Welcome to my complete wild camping Snowdonia guide! Here, you’ll find insights on the best spots for wild camping in Snowdonia, along with top tips for your camping adventure. If you are new to wild camping, I’d suggest also reading this wild camping UK page. This will give you a broader overview of best practices, gear and going to the toilet in nature.
As for wild camping in Snowdonia…
Snowdonia holds some of the UK’s most beautiful and impressive scenery. It’s incredible! And the vast open spaces make it an ideal place to go for a stealth camp. Be it for a multi-day hike, searching out wild swimming spots or having a night under the stars.
It really is one of the best and most dramatic places to wild camp in the UK!
Other relevant posts to help you get ready:
- How to pack a hiking backpack like a pro
- 7 tips for staying warm when camping
- 19 Fun camping games for adults
- Wild Camping Lake District
- Wild Camping Brecon Beacons
- And Wild Camping Peak District
Before we start….
If you are new to this blog, I’m Bex Band – a full-time UK adventurer and founder of the women’s adventure community, Love Her Wild. I’m on a mission to make getting outdoors and going on adventures as easy as possible. You can read more about me here. I share all my advice in this Snowdonia Wild Camping guide to help make your overnight adventure as smooth and easy as possible.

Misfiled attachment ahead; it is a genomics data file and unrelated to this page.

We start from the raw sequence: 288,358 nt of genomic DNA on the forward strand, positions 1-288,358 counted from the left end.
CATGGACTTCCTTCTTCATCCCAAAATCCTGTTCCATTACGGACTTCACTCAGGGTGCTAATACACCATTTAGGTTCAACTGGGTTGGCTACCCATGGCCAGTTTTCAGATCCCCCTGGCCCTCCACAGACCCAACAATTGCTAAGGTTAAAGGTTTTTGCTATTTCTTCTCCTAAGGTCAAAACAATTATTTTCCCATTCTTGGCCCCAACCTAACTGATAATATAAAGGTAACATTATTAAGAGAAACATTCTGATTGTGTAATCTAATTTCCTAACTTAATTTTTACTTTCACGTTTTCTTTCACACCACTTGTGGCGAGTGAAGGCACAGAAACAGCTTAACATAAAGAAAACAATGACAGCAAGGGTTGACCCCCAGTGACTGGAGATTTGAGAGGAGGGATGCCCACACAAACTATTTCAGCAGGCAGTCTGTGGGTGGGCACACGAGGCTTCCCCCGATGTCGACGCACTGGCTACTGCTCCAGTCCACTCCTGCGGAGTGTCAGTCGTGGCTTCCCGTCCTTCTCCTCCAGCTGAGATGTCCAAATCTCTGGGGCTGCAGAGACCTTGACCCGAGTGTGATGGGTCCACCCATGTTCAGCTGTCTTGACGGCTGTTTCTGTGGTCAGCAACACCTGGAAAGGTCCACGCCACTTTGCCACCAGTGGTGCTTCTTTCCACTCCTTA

Also, grab a copy of my best-selling adventure memoir – Three Stripes South.
Can you wild camp in Snowdonia – is it legal?
Technically, no, it is not. The only legal places you can wild camp in the UK are Dartmoor (although there are some restrictions – more details here) and Scotland.
However, it is tolerated and commonplace in Snowdonia. The Snowdonia National Park Authority accepts that wild camping on unenclosed fell land, away from roads, is accepted if undertaken responsibly by small numbers of people.
So basically, you need to make sure you are away from roads, not hoping for any fences and aren’t doing this as part of a large group. And most importantly, you must be following a strict policy of Leave No Trace (full leave no trace rules here).
How to choose a wild camping spot